A 12-year-old California boy is speaking out after being the victim of countless incidents of racism and bullying at his Rocklin County school.
Daniel Pocklington took the podium last Wednesday and implored school board members to address several issues his family says haven’t been handled correctly, CBS Sacramento reported. Pocklington, a student at Rock Creek Elementary, told the board he’d like to see them implement a policy forbidding hate speech and bullying at all Rocklin County schools.
“I’m here to talk about what it’s like to be an African American boy in your school,” the fifth grader said. “I’ve been hit, chased, thrown down, and called the N-word several times this year. It’s hard for me to find a safe way to go to school and actually feel important.”
“It keeps happening and I don’t feel safe, or that it will get better,” he added.
Pocklington’s family described the young boy as a good student who gets good grades and participates in student council. He’s even on the cross country team. Pocklington’s school life has been far from easy, however.
The 12-year-old said he’s been bullied on several occasions, and has even been assaulted and called racial slurs. He said someone recently left a note on his desk with the n-word scribbled on it.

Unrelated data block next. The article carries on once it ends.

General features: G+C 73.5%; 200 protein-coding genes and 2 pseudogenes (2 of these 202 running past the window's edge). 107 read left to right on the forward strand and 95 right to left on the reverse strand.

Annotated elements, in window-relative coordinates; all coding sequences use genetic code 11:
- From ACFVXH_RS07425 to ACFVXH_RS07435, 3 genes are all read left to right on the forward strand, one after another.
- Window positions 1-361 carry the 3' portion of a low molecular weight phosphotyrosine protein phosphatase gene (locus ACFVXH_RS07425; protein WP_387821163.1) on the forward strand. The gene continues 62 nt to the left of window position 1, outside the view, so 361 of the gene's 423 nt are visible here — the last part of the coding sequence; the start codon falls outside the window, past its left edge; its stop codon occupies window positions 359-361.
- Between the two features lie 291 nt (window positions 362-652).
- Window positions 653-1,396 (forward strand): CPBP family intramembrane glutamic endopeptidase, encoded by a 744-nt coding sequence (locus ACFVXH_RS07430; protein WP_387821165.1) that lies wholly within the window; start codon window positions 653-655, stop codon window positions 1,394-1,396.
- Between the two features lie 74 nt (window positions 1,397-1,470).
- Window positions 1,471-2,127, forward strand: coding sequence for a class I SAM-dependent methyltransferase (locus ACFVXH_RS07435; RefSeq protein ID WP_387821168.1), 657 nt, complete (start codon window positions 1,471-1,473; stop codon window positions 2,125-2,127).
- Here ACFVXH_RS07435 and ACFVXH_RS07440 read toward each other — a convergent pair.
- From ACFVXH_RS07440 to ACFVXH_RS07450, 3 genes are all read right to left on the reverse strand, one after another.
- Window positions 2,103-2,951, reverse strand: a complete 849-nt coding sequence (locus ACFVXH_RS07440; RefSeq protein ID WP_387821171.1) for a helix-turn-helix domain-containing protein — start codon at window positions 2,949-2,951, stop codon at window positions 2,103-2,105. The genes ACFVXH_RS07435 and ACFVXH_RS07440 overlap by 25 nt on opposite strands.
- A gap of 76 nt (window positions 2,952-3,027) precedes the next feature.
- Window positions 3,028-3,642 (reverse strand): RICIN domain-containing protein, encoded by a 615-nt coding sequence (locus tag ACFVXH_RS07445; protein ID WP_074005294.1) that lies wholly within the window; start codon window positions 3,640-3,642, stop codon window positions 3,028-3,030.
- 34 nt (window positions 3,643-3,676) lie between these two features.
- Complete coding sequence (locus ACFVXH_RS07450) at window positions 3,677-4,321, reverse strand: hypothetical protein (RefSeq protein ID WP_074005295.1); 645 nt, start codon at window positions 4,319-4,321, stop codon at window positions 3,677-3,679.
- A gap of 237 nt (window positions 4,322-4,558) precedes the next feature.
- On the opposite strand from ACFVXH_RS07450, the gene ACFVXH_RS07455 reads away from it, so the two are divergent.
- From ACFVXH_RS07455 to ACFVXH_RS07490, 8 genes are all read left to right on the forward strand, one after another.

“It felt really bad, it felt like you got shot right through the heart,” he said. “It felt like you didn’t mean anything in the world … And it makes me think, why does this keep happening to me, like what have I done to people to make them do this to me?”
Adrien Pocklington, the child’s adoptive mother, said she’s reached out to the principal and the district about the bullying but not enough has been done.
“He said he was handling it, that they were doing one-day in-school suspension and I said ‘that’s not enough, that’s not teaching my child that he matters and that the school isn’t gonna tolerate it,’ ” she told CBS Sacramento.
“They’re not being held accountable,” she said of the bullies. “… If we don’t start now [our kids] are not gonna have the confidence or strength to stand up for themselves.”
In the end, Pocklington said he finally decided to speak up because it hurt trying to keep it all in. He said he knew there were other kids who felt the same way he did, but were too afraid to speak out.
“I feel like my friends deserve a better way to go to school and feel safe,” he said.
The fifth grader’s impassioned plead earned him a standing ovation at Wednesday’s board meeting, according to the news station.
The Rocklin County school district has since released the following statement:
“We are aware of instances regarding offensive behavior at one of our elementary schools. Each allegation was addressed immediately with an investigation and appropriate disciplinary actions taken when appropriate. Following the final instance, the principal met that day with all 5th grade students to speak seriously about a variety of related topics including tolerance and acceptance. The Rocklin Unified School District is a place where we build people up and celebrate each other, and embrace our diversity. We will continue to work together with all our families, students and staff to reach that aim.”